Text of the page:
Vermiculite & Flowers


Vermiculite is a type of potting medium soil used on its own or combined into a soil mixture. The properties of vermiculite provide soil moisture retention and porous qualities it might not have otherwise. Vermiculite is ideal for starting flowers from seed and storing bulbs.


Vermiculite is a mica, or silica material, which is made of fine fibers cured under heat. Pieces of vermiculite have several thousand paper-thin layers, making it excellent for absorbing water.

Use in Soil

Vermiculite does not have nutritional value for soil, but can change its qualities. The kernels of vermiculite hold several times their weight in water, making sandy soils that cannot hold water suitable for flowers which require a fair amount of water for growth. Vermiculite also changes the soil composition, making it easier for flowers to expand their roots through thick soils, such as clay.


Propagation of flowers is regular practice for cross breeding and cloning ideal flowers. Vermiculite is often used to root cuttings from flowers to grow into new plants. Its moisture absorption qualities provide ample moisture for the rooting solution cuttings are dipped in. Cuttings put into a small pot filled with vermiculite and water require little watering, making it possible to leave the cuttings alone during the delicate rooting phase.

Flower Seed Germination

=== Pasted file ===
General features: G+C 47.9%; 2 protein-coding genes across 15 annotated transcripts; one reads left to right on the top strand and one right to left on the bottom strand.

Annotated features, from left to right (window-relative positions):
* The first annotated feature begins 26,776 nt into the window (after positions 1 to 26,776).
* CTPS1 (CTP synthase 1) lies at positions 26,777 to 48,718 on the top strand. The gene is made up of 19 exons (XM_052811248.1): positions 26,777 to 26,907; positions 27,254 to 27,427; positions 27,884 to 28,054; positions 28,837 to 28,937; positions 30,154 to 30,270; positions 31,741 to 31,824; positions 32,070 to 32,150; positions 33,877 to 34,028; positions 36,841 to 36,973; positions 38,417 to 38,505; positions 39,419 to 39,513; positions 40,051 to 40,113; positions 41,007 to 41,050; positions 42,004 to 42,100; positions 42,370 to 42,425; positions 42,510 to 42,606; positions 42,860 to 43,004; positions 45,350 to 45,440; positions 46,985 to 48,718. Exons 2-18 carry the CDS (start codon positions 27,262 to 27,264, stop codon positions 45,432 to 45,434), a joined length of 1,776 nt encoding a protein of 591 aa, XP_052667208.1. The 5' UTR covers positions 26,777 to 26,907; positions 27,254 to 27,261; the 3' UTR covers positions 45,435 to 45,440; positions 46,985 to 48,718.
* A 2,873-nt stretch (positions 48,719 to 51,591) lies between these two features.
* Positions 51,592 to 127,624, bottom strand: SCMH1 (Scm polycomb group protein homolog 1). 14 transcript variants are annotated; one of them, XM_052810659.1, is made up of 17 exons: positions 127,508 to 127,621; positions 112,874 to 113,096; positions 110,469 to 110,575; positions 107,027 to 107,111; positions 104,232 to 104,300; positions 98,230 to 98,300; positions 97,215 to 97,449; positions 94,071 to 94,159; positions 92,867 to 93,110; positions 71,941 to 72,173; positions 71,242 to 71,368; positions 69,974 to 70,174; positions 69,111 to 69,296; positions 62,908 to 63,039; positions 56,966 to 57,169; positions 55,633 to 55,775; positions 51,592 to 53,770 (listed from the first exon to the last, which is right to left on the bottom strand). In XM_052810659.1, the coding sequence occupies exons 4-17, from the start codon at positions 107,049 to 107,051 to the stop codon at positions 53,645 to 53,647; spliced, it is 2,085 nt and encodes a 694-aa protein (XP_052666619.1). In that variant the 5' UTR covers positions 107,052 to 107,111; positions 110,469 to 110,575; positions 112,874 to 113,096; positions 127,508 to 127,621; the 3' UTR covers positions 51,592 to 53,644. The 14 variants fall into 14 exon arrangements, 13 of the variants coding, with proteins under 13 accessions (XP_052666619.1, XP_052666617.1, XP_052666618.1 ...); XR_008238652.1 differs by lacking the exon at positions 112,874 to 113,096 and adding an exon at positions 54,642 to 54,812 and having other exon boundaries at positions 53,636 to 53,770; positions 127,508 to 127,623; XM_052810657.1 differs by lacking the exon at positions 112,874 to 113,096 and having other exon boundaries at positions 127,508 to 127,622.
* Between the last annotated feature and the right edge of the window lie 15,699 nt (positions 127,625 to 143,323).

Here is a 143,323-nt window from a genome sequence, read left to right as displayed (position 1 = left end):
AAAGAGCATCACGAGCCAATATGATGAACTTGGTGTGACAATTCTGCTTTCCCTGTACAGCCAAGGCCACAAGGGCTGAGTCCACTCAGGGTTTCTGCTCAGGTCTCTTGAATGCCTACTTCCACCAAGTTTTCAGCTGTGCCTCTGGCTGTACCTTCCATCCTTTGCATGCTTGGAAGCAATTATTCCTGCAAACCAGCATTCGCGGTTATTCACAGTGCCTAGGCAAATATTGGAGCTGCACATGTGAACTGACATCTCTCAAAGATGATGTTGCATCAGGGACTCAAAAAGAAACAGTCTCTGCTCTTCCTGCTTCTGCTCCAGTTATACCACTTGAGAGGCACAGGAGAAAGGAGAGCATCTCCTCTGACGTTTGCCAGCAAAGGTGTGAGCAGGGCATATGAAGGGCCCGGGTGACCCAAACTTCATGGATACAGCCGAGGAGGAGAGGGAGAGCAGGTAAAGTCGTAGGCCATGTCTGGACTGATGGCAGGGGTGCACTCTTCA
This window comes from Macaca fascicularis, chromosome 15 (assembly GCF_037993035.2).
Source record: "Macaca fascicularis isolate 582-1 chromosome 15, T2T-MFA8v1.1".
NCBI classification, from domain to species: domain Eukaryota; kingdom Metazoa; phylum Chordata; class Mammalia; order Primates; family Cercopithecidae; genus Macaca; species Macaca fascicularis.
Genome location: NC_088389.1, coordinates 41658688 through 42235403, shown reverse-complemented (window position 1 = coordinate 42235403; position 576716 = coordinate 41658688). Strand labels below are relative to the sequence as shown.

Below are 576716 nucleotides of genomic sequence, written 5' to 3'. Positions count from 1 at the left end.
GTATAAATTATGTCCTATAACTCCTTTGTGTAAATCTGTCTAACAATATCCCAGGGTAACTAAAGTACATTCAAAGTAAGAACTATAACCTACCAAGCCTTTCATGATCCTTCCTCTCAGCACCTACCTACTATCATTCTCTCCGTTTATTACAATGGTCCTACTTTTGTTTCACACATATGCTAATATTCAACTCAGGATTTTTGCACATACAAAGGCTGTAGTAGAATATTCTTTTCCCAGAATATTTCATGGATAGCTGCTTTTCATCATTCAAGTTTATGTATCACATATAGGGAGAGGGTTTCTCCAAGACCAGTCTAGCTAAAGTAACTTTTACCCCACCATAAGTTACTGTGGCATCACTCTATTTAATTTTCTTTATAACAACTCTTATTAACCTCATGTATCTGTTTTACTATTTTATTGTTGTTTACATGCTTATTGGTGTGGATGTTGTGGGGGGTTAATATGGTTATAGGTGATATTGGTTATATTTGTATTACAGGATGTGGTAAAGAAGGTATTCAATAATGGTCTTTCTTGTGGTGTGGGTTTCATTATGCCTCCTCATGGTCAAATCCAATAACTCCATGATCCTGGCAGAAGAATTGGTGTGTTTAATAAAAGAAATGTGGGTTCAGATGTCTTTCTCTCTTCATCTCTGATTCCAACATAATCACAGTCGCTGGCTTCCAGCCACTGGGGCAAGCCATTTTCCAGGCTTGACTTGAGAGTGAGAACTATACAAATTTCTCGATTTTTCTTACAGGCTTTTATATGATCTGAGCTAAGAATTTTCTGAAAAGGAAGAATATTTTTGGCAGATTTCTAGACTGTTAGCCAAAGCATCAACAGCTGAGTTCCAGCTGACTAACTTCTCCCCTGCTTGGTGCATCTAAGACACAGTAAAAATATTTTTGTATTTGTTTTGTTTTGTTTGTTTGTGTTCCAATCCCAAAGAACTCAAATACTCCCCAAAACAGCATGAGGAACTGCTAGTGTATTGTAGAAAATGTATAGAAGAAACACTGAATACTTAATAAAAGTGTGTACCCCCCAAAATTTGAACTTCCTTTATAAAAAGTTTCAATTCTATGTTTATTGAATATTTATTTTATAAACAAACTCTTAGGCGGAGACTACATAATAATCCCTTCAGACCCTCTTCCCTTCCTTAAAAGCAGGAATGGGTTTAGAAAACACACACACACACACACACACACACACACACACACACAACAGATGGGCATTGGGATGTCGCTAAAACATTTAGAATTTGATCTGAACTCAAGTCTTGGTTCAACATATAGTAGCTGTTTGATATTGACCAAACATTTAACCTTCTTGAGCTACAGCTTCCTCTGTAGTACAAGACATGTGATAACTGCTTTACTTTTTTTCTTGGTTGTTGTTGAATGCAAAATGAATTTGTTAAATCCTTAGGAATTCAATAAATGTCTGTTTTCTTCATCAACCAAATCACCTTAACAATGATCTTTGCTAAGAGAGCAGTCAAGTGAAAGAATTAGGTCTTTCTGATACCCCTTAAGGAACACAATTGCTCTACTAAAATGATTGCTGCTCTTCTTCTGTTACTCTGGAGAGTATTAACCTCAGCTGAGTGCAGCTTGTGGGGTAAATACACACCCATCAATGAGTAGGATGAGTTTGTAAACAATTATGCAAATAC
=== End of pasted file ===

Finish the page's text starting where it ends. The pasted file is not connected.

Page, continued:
Vermiculite can be used alone or with a small amount of potting soil or peat to germinate flower seeds before they are planted outside. This is common practice for gardeners living in areas where cold springs make it difficult to plant certain varieties outside early enough for a successful summer. Seeds cal also be germinated inside using vermiculite and a tablespoonful of soluble fertilizer, then transplanted outside once the weather breaks.

Bulb Storage

Vermiculite is used to store flower bulbs, preventing mildew accumulation, and keeps moisture levels in the bulb consistent during the storing period. Vermiculite takes up water from the environment, leaving the moisture inside the bulb alone. Container bulbs covered in vermiculite and moistened will keep for several months. Once used for this purpose, the vermiculite should be disposed of.

Keywords: vermiculite, flower gardening, bulb storage

About this Author

Cleveland Van Cecil is a freelancer writer specializing in technology. He has been a freelance writer for three years and has published extensively on, writing articles on subjects as diverse as boat motors and hydroponic gardening. Van Cecil has a Bachelor of Arts in liberal arts from Baldwin-Wallace College.